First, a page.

Psychology Of How War With Islamic State Becomes A Just War

Professor Fotion points out that another ancient Chinese philosopher, Mo Tzu (470 – 391 BC) distinguished between three kinds of war, which again, ominously, but unerringly, predicts modern hostilities in the Middle East.

Mo Tzu contends that any analysis of whether a war is ‘just’ or not depends on whether you are engaged in a war of aggression, punishment or self-defense. Mo Tzu pointed out that aggressive wars have unfortunate consequences – invading soldiers are harmed because, in their absence, their farms at home are not cared for; they suffer casualties, while society back at base will not be well governed.

So one key psychological reason why our leaders might prefer foreign military adventures is whether they tend to distract from intractable problems back home.

Neglect at Home?

In fact, as Mo Tzu anticipated, foreign wars can exacerbate difficulties at home, through neglect. But perhaps it is precisely because the electorate becomes distracted from more pressing problems at home, so our leaders might choose to divert us with an overseas conflict.

National issues for which our leaders have no palatable solution mean they may prefer to look effective,by engaging in combat overseas.

This argument suggests a population or an electorate need to become more vigilant to the possible psychological manipulation involved in the various ways leaders can exploit tragedies to ‘sell’ wars.

Nicholas Fotion quotes Mo Tzu making the point from thousands of years ago, such costs to our society can be especially high, because in wars of aggression, a long and costly occupation follows the military victory.

In addition, those who are victimized by invasion suffer, as described by Mo Tzu in again an amazing yet grim anticipation of the modern Middle East conflict.

They endure death, illness, enslavement rape, and loss of property.

Their suffering, Mo Tzu contends, will likely be more costly than that experienced by the trespassers, which explains why these wars can appear just to the invaders, but overall, might not be ‘just.’

More Harm Than Good?

Generally, then, Mo Tzu concludes, aggressive wars cause much more harm than good and so should be avoided.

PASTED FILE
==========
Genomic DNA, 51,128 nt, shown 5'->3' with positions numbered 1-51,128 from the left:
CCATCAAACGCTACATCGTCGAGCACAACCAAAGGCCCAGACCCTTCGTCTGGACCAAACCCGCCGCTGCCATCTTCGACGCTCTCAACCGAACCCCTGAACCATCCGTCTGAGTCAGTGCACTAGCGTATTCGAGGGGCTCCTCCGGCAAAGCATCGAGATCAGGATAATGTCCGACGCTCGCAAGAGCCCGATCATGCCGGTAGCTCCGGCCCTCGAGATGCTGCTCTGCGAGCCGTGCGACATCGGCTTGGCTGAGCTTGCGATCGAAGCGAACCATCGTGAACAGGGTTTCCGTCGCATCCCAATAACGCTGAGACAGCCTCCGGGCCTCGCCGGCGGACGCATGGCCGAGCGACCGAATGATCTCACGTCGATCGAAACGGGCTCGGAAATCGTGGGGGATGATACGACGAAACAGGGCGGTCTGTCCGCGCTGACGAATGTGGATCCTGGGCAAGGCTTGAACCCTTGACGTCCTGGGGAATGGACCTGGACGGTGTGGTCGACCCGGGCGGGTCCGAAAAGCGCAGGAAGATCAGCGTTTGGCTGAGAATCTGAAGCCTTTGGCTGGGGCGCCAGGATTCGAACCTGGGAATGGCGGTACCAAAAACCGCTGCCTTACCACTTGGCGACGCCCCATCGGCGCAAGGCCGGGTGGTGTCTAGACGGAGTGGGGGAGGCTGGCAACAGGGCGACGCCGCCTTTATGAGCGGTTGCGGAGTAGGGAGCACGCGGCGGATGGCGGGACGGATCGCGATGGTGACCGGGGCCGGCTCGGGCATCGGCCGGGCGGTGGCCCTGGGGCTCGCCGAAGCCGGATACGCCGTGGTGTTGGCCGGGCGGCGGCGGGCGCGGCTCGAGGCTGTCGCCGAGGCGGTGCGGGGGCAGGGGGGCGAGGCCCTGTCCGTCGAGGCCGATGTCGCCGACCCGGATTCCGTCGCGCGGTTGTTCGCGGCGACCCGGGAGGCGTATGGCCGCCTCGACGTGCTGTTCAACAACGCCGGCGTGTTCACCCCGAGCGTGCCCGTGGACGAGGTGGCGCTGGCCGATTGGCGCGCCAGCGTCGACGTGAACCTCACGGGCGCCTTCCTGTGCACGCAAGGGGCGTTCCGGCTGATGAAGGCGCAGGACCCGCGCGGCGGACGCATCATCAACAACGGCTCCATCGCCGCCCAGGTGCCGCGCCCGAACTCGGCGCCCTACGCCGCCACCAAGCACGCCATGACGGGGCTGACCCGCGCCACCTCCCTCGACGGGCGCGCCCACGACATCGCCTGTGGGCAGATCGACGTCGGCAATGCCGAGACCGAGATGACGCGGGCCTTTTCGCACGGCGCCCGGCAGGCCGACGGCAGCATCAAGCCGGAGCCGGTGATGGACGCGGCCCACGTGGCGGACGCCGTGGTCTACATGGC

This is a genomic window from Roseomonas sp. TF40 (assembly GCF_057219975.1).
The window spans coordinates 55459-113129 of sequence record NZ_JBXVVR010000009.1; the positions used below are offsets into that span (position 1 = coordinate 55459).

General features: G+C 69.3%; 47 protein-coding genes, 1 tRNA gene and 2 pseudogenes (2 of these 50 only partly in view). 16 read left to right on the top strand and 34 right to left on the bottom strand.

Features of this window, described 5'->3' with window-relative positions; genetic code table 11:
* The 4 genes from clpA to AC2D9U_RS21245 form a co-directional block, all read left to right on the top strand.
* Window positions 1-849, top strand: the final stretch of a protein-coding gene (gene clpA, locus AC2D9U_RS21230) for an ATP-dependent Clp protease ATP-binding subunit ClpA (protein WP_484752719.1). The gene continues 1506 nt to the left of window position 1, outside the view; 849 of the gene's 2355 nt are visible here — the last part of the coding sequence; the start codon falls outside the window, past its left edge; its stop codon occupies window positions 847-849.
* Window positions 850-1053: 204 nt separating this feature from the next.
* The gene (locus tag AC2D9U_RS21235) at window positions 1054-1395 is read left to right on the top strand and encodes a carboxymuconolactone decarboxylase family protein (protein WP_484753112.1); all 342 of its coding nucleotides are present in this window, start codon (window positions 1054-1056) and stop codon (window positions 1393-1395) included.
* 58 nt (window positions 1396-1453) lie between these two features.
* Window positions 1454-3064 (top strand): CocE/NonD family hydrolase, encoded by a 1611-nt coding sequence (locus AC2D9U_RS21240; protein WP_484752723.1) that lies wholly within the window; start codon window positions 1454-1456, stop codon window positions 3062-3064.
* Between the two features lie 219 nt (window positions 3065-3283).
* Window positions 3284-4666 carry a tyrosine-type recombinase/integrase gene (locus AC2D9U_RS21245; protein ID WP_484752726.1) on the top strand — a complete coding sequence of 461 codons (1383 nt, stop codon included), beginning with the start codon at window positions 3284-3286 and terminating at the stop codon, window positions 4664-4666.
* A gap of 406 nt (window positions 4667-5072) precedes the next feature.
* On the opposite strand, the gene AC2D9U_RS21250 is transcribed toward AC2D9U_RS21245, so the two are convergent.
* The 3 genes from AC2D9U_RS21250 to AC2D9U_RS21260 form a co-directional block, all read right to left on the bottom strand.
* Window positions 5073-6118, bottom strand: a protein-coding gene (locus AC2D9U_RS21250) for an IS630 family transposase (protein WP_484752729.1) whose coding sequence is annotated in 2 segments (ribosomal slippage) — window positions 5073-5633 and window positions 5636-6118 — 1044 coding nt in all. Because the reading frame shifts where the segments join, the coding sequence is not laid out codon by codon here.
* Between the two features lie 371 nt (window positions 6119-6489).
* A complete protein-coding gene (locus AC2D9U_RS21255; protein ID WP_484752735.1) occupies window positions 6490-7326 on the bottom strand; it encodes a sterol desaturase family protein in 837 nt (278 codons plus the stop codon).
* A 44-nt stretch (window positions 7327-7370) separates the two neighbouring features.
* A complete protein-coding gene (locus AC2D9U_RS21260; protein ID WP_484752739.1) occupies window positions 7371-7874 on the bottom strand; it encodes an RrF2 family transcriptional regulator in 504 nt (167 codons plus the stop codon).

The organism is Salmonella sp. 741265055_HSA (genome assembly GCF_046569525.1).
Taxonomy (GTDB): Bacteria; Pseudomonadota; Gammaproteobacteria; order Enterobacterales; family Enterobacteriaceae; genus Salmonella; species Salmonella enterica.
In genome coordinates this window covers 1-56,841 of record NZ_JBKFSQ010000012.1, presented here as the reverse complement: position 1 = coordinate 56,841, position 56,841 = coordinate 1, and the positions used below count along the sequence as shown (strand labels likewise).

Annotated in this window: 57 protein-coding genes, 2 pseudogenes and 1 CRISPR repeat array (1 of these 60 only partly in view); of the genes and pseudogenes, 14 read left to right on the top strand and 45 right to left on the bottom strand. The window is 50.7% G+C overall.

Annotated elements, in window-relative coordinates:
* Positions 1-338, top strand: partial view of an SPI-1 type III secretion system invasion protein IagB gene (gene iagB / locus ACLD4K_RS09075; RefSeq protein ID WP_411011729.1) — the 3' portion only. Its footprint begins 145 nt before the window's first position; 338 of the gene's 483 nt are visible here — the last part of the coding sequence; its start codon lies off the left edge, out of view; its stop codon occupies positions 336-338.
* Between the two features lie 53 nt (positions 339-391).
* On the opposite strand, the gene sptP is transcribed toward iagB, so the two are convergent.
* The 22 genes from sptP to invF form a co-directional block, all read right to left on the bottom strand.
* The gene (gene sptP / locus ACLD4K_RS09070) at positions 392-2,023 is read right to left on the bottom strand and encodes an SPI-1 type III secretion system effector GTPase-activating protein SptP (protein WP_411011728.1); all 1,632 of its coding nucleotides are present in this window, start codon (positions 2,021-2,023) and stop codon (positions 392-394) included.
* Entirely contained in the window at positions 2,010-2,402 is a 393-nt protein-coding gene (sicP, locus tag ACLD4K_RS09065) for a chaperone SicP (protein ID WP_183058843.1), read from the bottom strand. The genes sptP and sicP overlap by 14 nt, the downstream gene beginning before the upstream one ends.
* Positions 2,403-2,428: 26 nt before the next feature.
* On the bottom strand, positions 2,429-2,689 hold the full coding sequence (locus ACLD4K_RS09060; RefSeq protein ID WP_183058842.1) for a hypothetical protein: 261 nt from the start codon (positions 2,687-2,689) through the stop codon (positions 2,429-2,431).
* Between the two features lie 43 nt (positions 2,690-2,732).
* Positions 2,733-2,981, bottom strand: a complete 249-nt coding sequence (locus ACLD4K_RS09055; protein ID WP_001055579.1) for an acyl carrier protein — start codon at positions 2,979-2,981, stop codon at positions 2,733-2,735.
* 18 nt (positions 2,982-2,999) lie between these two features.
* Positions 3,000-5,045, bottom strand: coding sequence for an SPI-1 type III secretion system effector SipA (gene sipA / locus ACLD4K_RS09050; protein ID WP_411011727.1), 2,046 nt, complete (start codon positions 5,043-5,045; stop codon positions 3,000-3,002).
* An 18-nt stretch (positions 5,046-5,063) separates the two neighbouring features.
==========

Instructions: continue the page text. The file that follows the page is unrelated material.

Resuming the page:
These are definitely therefore not ‘just’ wars.

Mo Tzu says that wars of self-defense are also costly, but because the costs of being occupied are so much greater than the price of fighting a defensive war, justice is on the side of that kind of war.

A war is ‘just’ if in self-defense, but there must be a realistic prospect of being occupied by the enemy, if warfare would not halt them.

Much therefore hinges on whether a war is in self-defense or not, and this illuminates the key psychology of how politicians sometimes endeavor to sell a war to the public.

Leaders always try to defend military action, or disguise it, as self-defense when in fact it might indeed be a war of aggression.

Professor Nicolas Fotion adds that an essential, yet seemingly neglected principle of determining whether a war is ‘just’ is likelihood of success.

Selling a War

The psychology of selling a war might be to render the electorate so anxious about the need for ‘self-defense’, they don’t properly examine this vital issue. Professor Fotion points out that if we project that becoming engaged in a war will accomplish nothing except bring about casualties, then ethics forbids, indeed even condemns, engaging in such a war.

The problem then becomes what does ‘success’ mean?

Professor Fotion poses several possible definitions of success. Total victory? Throwing the invader out completely? Removing the enemy from most of the occupied territory? Inflicting excessive casualties on the enemy?

It makes matters even worse to argue that perhaps the standard of success should really be set by the victim nation or group.

Professor Fotion notices that those setting the standard for success have a tendency to change it as the war progresses. At first, when the war starts, there is brave talk of total victory. Once reality sets in, Professor Fotion points out, a much more modest sense of how success is defined, usually emerges.

Did this happen in both Iraq and Afghanistan? Does this change the balance as to whether these turned out ‘just’ wars? Might the same process be starting with the conflict against Islamic State?

Perhaps the standard of success always has to be weakened as a war progresses.

Then the nation involved in the struggle does not have to admit to itself that there was no triumph in such a war, and thus, has not pointlessly squandered lives and resources.

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Psychology Of How War With Islamic State Becomes A Just War


APA Reference
Raj, B. (2015). Psychology Of How War With Islamic State Becomes A Just War. Psych Central. Retrieved on May 24, 2020, from


Scientifically Reviewed
Last updated: 21 Nov 2015
Last reviewed: By John M. Grohol, Psy.D. on 21 Nov 2015
Published on All rights reserved.